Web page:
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Molosser Dogs

Molosser Dogs

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The group of ancient and new dogs that make up this vast group of dogs.  

From Wikipedia, the free encyclopedia

Molosser is a category of large, solidly-built dogs that includes several breeds, probably all descended from the same root stock. The name derives from Molossia,[1] a subregion of ancient Epirus, ancient Greece, where the large shepherd dog was known as the Molossus.

The proper noun "Mastiff", however, is used to refer to the English Mastiff, a breed that originated from Celtic dogs in England over two thousand years ago. Other terms include "Mastín" (Spanish), "Dogge" (Germanic), and "dogue" or "dogo" (Romance languages).

Breeds such as the Bullmastiff, Dogue de Bordeaux, Fila Brasileiro, Pyrenean Mastiff (Mastín del Pirineo), Spanish Mastiff, Neapolitan Mastiff, Tibetan Mastiff, and many others fall into the larger category of "Molossers", but are not "Mastiffs". Each is a separate and distinct breed.[4] The Boxer breed is also included, as it is a creation from other Molossers including the Old English Bulldog.

Molossers typically have heavy bones, pendant ears, a relatively short and well-muscled neck, and a short muzzle. Although some Molossers are used for search and rescue, such as the Newfoundland and the Saint Bernard, most are used as guard dogs, due to their deep voices and natural guarding instincts, or livestock guardian dogs for protection against large predators as well as poachers. Some breeds like the Greater Swiss Mountain Dog have also been used as cart dogs.


The first known record of a molosser-type dog is carried in its name after King Mollossus of Epirus in western Greece, the grandson of mighty Achilleus, who first used these dogs. The Trojan War having been fought about 2800 BC makes them known and favoured in ancient Greece. The Greeks being a sea-faring race carried them on board their ships and brought them to Asia, where evolutionary development due to geography created the various types. In 1121 BC, when a Tibetan mastiff trained for hunting was given to a Chinese emperor. The mastiffs would later be exported to Mongolia, Mesopotamia and Central Asia where they would mix with local dogs, resulting in a loss of long hair and colour uniformity. The main features, such as height and a massive head with a big short muzzle were kept. The dogs were considered valuable in Babylon, and are mentioned in cuneiform in the 4th century BC. A large mastiff-like dog is shown on the ancient terra cotta by Birs Nimrud. The dog is rather tall: 90 centimetres (35 in) at the withers, has a stocky head and powerful hind quarters. The dogs were used for hunting in ancient Assyria. Archeological digs of the Ashurbanipal palace (7th century BC) revealed pictures of dogs felling wild horses and donkeys. Assyrian mastiffs were also used for military purposes and for protection.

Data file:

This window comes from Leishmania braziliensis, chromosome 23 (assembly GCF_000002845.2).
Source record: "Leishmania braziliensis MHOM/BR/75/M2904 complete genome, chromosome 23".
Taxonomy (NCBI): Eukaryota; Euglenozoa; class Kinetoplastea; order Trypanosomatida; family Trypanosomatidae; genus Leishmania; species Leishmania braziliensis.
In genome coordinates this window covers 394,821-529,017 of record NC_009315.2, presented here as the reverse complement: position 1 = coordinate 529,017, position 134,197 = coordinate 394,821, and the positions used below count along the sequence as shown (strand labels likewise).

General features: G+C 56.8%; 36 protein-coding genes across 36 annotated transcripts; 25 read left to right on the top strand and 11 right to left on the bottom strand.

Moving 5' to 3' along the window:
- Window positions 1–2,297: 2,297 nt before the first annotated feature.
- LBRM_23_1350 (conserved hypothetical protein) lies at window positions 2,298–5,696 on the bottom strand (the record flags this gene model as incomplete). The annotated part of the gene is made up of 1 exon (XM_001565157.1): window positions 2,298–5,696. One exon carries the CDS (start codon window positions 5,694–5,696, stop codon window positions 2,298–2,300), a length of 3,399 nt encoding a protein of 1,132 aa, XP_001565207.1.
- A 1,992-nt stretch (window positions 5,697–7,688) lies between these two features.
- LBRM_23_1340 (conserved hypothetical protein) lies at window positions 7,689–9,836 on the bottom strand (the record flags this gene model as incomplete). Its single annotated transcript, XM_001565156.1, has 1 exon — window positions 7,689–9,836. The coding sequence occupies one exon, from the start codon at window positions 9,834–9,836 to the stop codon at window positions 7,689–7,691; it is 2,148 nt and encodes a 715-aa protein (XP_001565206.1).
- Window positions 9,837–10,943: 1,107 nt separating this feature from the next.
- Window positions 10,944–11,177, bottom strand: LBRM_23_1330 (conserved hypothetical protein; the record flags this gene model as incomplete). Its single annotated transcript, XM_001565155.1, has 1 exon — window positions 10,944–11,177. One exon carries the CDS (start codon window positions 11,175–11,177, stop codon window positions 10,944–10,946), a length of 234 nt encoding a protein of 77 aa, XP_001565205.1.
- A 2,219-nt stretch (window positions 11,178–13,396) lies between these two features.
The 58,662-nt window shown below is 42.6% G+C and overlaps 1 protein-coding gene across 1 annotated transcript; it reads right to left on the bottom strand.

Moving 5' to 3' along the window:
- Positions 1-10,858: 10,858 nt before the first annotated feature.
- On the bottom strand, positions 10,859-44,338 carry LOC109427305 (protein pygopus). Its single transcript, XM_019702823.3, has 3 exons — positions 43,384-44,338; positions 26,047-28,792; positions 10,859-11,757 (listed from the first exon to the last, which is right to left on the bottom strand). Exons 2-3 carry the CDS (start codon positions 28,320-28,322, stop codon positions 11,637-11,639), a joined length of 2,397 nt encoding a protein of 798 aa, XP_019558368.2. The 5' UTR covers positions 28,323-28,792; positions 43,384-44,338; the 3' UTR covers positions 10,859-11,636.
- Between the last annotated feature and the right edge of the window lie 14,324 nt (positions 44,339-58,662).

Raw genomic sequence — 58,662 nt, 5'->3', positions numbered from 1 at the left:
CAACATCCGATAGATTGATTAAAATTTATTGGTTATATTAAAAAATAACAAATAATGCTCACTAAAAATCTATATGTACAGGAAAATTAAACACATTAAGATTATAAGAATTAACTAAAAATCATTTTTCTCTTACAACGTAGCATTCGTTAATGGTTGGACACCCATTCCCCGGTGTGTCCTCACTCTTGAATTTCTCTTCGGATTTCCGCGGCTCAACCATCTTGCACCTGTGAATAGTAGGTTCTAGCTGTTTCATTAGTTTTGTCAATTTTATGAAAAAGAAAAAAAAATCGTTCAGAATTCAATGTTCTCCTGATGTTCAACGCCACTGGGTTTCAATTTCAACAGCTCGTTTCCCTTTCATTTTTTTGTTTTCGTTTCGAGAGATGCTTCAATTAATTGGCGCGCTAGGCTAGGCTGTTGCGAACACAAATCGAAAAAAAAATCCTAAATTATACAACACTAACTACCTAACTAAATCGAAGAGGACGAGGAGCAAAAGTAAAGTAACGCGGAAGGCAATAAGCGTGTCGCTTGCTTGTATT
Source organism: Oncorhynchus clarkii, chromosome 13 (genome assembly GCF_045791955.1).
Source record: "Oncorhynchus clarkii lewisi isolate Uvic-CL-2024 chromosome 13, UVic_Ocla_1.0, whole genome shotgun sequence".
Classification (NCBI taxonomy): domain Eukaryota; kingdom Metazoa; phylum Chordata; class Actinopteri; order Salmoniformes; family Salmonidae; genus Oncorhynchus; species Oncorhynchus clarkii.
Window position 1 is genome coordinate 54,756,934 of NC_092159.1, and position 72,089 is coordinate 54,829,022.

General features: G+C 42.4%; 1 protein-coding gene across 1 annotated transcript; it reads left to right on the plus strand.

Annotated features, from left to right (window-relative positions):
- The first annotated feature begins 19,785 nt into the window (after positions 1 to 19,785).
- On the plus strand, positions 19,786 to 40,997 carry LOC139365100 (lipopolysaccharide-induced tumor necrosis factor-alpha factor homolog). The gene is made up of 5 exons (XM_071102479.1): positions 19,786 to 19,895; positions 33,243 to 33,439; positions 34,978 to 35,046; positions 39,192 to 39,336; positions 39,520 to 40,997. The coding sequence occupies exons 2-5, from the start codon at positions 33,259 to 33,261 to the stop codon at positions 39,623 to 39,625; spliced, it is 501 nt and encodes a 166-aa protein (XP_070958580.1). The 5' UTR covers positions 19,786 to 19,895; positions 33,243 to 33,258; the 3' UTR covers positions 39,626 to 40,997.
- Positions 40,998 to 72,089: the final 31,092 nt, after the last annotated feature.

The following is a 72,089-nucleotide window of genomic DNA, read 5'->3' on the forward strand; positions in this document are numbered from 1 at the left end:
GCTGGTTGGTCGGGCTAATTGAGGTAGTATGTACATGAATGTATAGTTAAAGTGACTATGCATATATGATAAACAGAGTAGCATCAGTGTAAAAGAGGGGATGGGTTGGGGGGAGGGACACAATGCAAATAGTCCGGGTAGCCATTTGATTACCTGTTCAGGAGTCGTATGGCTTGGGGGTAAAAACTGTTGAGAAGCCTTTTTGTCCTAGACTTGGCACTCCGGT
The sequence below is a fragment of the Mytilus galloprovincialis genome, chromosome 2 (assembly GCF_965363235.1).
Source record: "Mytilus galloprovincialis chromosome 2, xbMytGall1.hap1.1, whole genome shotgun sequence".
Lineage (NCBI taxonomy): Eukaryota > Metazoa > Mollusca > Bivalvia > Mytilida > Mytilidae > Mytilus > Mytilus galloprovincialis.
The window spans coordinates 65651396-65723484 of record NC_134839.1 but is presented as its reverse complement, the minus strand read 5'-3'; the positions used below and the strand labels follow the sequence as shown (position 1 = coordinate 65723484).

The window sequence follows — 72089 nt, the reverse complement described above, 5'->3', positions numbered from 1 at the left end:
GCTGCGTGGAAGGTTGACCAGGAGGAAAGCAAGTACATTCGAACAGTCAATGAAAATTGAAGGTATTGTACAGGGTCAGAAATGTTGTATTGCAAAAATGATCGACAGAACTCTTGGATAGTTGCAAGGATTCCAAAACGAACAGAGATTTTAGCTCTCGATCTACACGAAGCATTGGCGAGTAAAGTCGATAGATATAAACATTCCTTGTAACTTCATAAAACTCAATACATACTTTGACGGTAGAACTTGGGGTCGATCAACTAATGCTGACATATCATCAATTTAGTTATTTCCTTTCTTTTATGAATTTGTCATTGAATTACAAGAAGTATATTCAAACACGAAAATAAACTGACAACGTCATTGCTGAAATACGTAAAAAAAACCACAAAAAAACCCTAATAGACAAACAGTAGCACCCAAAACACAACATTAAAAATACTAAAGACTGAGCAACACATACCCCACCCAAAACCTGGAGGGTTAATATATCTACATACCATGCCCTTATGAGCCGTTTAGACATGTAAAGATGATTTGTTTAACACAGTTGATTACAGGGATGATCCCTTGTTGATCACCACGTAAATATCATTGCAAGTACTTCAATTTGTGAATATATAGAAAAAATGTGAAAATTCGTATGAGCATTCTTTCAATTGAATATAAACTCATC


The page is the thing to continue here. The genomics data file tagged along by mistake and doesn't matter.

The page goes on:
The ancient mastiffs would later be imported from Assyria and Babylon to Egypt and Asia Minor. Xerxes I of Persia led predatory wars to enlarge the borders of his empire, taking with him large war dogs in his Army. Mastiffs were used to fight in the Roman amphitheater against lions and may have been used in lion hunting. They are said to be at the root of many Mountain dog breeds.

The Alans kept mastiff-like dogs taken from Eastern Europe which acted as retrievers, guard dogs, and fighting dogs. The name associated with these dogs is Alaunt, or in Spanish Alano. The mastiffs were used in unison with sighthounds to hunt wisent, aurochs and bear. Groups of Alanian tribes came to Europe during the Migration Period, fighting on the territory of modern France, Spain, Portugal and Northern Africa, taking with them their dogs. The Alanian mastiffs then spread to the British Isles.[5] The mastiff of the Alps, the Alpine Mastiff, was a progenitor of the St. Bernard and contributed to the modern English Mastiff.

The Newfoundland dog is the only Canadian molosser type dog breed. Portuguese fishermen have fished off the shores of Newfoundland for centuries, and the Newfoundland breed was likely a result of Portuguese mastiffs breeding with the native St. John's Water Dog.

The Bulldog breeds split from the Molossers in England and spread to the New World with colonization as well as Western Europe and, though smaller, are considered by some still to be Molosser breeds.

Canine Taxonomy

Nineteenth-century army veterinarian and entomologist Jean Pierre Mégnin theorized there were four basic canine races, based on his observation of their different skull structures: Lupoides (Spitz), Braccoides (scenthounds), Graioides (sighthounds), and Molossoides (mountain dogs, mastiff breeds and even Pugs).[6] Although study of the canine genome is causing the revision of phenotype-based taxonomies such as Mégnin's, the four categories are still used in some traditional contexts.

Brief description: General discussion about the Molossoid breeds.